Between 21-25% of the US cotton area is classified as "in a severe drought", while more than 53% has some sort of moisture deficiency, Rabobank said.
"Soil moisture deficiencies could be an issue [for cotton]," the bank said.
"Because the US is the number one cotton exporter in the world, the reaction to delayed or constrained plantings would likely be significant."
April holds the key
For corn, further wet weather for areas such as the Midwest would be likely to favour sowings of soybeans over the grain, Michael Cordonnier at Soybean and Corn Advisor said, highlighting the oilseed's later planting window.
"Even though it appears that corn is winning the battle for acres compared with soybeans, the weather during April will the deciding factor," he said.
"Generally, it is assumed that warmer and drier conditions during April favours corn acres, and cooler and wetter conditions during April favours soybean acres."
'Risks underestimated' 
Indeed, separately, academics at the University of Illinois at Urbana-Champaign warned that investors were underestimating the risks that weather posed to US corn crops.
"Many attribute the lack of a major shortfall in the US average yield since 1995 to the adoption of improved seed genetics," Darrel Good and Scott Irwin said.
However, their own research suggested that yield improvements reflected "an extended period of generally better-than-average weather".
"The risk of weather-induced shortfalls in corn production may be greater than generally perceived.

Currency Revaluation Won’t Fix America’s Trade Mess

By: Ian_Fletcher

It is sometimes suggested that our trade problems (job losses, international indebtedness) will go away on their own once currency values adjust. Bottom line? A declining dollar will eventually solve everything.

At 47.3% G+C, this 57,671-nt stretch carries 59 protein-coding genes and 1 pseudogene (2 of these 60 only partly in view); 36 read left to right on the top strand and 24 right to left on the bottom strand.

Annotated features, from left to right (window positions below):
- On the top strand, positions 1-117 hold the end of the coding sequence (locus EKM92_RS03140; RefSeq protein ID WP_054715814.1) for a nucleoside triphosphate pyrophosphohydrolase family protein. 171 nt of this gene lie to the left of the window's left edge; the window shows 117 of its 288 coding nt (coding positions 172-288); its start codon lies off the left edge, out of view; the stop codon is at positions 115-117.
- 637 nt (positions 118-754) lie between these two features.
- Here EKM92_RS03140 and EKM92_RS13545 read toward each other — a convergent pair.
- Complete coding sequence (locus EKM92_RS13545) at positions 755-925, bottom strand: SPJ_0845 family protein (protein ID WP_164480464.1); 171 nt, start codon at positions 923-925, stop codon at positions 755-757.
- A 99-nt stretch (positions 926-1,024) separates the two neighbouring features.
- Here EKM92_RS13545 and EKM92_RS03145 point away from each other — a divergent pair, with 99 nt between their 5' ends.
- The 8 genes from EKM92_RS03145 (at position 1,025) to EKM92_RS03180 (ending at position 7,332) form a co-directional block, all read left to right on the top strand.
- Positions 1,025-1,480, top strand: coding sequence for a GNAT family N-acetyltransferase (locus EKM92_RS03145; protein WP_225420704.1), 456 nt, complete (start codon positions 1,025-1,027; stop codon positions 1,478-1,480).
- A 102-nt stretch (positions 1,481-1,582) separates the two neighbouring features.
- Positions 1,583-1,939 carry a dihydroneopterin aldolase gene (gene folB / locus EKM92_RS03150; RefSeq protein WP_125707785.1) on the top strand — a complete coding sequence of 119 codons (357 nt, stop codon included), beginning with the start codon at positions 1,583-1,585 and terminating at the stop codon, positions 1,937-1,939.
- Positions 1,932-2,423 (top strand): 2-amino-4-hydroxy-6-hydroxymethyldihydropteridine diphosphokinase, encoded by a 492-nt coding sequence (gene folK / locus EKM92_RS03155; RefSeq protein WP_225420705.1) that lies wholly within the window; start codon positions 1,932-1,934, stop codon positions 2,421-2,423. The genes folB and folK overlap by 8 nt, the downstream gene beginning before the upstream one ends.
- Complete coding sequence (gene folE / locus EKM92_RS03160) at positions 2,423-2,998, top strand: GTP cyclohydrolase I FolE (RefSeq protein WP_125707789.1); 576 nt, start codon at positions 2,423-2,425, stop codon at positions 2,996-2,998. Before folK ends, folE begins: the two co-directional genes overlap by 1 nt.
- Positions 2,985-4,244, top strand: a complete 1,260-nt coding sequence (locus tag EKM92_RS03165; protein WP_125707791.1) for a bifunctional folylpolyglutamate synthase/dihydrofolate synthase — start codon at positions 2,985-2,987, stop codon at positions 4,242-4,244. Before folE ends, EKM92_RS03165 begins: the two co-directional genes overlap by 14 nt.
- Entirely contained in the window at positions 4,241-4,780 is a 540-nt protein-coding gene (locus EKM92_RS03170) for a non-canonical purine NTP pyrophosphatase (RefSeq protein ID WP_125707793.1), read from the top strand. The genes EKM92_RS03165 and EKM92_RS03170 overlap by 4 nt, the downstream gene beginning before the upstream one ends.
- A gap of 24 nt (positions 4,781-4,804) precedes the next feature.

In the short and medium term, of course, foreign currency manipulation will prevent currency values from adjusting. But even if we assume currencies will eventually adjust, there are still serious problems with just letting the dollar slide until our trade balances.

For one thing, our trade might balance only after the dollar has declined so much that America's per capita GDP is lower, at prevailing exchange rates, than Portugal's. A 50 percent decline in the dollar from early-2011 levels would bring us to this level. And how big a decline would be needed to balance our trade nobody really knows, especially as we cannot predict how aggressively our trading partners will try to employ subsidies, tariffs, and nontariff barriers to protect their trade surpluses.

Dollar decline will write down the value of wealth that Americans have toiled for decades to acquire. Ordinary Americans may not care about the internationally denominated value of their money per se, but they will experience dollar decline as a wave of inflation in the price of imported goods. Everything from blue jeans to home heating oil will go up, with a ripple effect on the prices of domestically produced goods.